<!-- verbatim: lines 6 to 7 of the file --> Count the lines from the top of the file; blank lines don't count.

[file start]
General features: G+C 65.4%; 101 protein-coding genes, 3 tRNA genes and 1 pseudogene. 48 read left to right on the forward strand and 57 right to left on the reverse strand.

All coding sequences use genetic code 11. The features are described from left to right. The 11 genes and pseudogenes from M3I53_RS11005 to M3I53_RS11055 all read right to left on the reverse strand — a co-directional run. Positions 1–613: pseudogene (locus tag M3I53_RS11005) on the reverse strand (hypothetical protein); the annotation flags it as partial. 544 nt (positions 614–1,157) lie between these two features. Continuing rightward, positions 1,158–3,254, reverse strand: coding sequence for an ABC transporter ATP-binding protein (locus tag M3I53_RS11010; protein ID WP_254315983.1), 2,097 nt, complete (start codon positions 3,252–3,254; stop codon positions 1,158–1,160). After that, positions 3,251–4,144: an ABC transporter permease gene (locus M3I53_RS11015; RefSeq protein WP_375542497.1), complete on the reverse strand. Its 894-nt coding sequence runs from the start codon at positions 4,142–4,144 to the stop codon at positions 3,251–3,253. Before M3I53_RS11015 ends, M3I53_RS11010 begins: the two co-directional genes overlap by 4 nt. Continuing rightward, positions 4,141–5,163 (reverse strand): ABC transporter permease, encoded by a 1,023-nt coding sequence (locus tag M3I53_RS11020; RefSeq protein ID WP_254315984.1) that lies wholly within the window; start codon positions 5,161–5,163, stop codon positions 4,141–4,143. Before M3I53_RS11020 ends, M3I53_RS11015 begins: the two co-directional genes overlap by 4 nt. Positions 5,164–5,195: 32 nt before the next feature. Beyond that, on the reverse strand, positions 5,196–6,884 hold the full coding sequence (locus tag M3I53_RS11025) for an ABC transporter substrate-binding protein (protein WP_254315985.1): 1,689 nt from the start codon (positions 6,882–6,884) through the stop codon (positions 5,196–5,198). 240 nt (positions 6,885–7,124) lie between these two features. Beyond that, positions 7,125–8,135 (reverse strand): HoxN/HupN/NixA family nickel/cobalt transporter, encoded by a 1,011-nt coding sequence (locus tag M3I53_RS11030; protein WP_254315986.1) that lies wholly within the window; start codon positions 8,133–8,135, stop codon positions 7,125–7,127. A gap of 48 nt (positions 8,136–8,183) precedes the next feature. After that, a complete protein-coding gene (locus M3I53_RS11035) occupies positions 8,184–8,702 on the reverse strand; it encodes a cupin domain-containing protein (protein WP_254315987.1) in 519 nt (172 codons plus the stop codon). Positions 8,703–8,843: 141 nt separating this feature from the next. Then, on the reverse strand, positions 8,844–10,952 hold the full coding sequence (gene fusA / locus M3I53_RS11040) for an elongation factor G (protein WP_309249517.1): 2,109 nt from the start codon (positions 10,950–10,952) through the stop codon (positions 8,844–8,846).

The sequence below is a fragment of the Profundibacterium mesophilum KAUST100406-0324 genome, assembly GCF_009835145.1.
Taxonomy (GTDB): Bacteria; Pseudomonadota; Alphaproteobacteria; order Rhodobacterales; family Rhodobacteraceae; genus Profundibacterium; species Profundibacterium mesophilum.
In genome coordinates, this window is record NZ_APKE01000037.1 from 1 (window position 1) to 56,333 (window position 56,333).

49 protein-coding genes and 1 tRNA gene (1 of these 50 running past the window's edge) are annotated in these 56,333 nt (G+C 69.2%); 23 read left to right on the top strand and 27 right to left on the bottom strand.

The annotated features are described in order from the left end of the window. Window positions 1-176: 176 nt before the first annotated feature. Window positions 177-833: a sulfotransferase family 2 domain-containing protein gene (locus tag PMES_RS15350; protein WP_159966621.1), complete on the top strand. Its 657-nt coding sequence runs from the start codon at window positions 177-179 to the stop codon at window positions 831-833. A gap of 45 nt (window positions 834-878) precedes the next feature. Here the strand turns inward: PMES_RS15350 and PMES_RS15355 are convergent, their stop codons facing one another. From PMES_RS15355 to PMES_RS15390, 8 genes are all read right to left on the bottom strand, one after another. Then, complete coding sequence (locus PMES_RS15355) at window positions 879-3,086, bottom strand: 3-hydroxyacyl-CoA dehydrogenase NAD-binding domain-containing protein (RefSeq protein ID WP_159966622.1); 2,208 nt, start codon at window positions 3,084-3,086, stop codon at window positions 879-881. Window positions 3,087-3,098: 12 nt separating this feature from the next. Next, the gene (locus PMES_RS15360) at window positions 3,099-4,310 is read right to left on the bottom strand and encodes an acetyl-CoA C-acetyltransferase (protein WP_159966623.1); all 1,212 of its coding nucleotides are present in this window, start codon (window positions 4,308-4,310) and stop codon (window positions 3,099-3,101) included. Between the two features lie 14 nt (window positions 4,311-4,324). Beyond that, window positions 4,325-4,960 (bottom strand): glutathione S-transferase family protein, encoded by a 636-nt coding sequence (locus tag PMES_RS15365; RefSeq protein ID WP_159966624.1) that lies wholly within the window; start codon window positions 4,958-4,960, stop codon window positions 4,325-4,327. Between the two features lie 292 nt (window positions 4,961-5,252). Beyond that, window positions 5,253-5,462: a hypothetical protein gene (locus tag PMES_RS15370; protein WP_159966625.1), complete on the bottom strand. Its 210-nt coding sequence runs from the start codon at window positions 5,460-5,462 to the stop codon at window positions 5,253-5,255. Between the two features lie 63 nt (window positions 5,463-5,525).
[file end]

49 protein-coding genes and 1 tRNA gene (1 of these 50 running past the window's edge) are annotated in these 56,333 nt (G+C 69.2%); 23 read left to right on the top strand and 27 right to left on the bottom strand.

The annotated features are described in order from the left end of the window. Window positions 1-176: 176 nt before the first annotated feature. Window positions 177-833: a sulfotransferase family 2 domain-containing protein gene (locus tag PMES_RS15350; protein WP_159966621.1), complete on the top strand. Its 657-nt coding sequence runs from the start codon at window positions 177-179 to the stop codon at window positions 831-833. A gap of 45 nt (window positions 834-878) precedes the next feature. Here the strand turns inward: PMES_RS15350 and PMES_RS15355 are convergent, their stop codons facing one another. From PMES_RS15355 to PMES_RS15390, 8 genes are all read right to left on the bottom strand, one after another. Then, complete coding sequence (locus PMES_RS15355) at window positions 879-3,086, bottom strand: 3-hydroxyacyl-CoA dehydrogenase NAD-binding domain-containing protein (RefSeq protein ID WP_159966622.1); 2,208 nt, start codon at window positions 3,084-3,086, stop codon at window positions 879-881. Window positions 3,087-3,098: 12 nt separating this feature from the next. Next, the gene (locus PMES_RS15360) at window positions 3,099-4,310 is read right to left on the bottom strand and encodes an acetyl-CoA C-acetyltransferase (protein WP_159966623.1); all 1,212 of its coding nucleotides are present in this window, start codon (window positions 4,308-4,310) and stop codon (window positions 3,099-3,101) included. Between the two features lie 14 nt (window positions 4,311-4,324). Beyond that, window positions 4,325-4,960 (bottom strand): glutathione S-transferase family protein, encoded by a 636-nt coding sequence (locus tag PMES_RS15365; RefSeq protein ID WP_159966624.1) that lies wholly within the window; start codon window positions 4,958-4,960, stop codon window positions 4,325-4,327. Between the two features lie 292 nt (window positions 4,961-5,252). Beyond that, window positions 5,253-5,462: a hypothetical protein gene (locus tag PMES_RS15370; protein WP_159966625.1), complete on the bottom strand. Its 210-nt coding sequence runs from the start codon at window positions 5,460-5,462 to the stop codon at window positions 5,253-5,255. Between the two features lie 63 nt (window positions 5,463-5,525).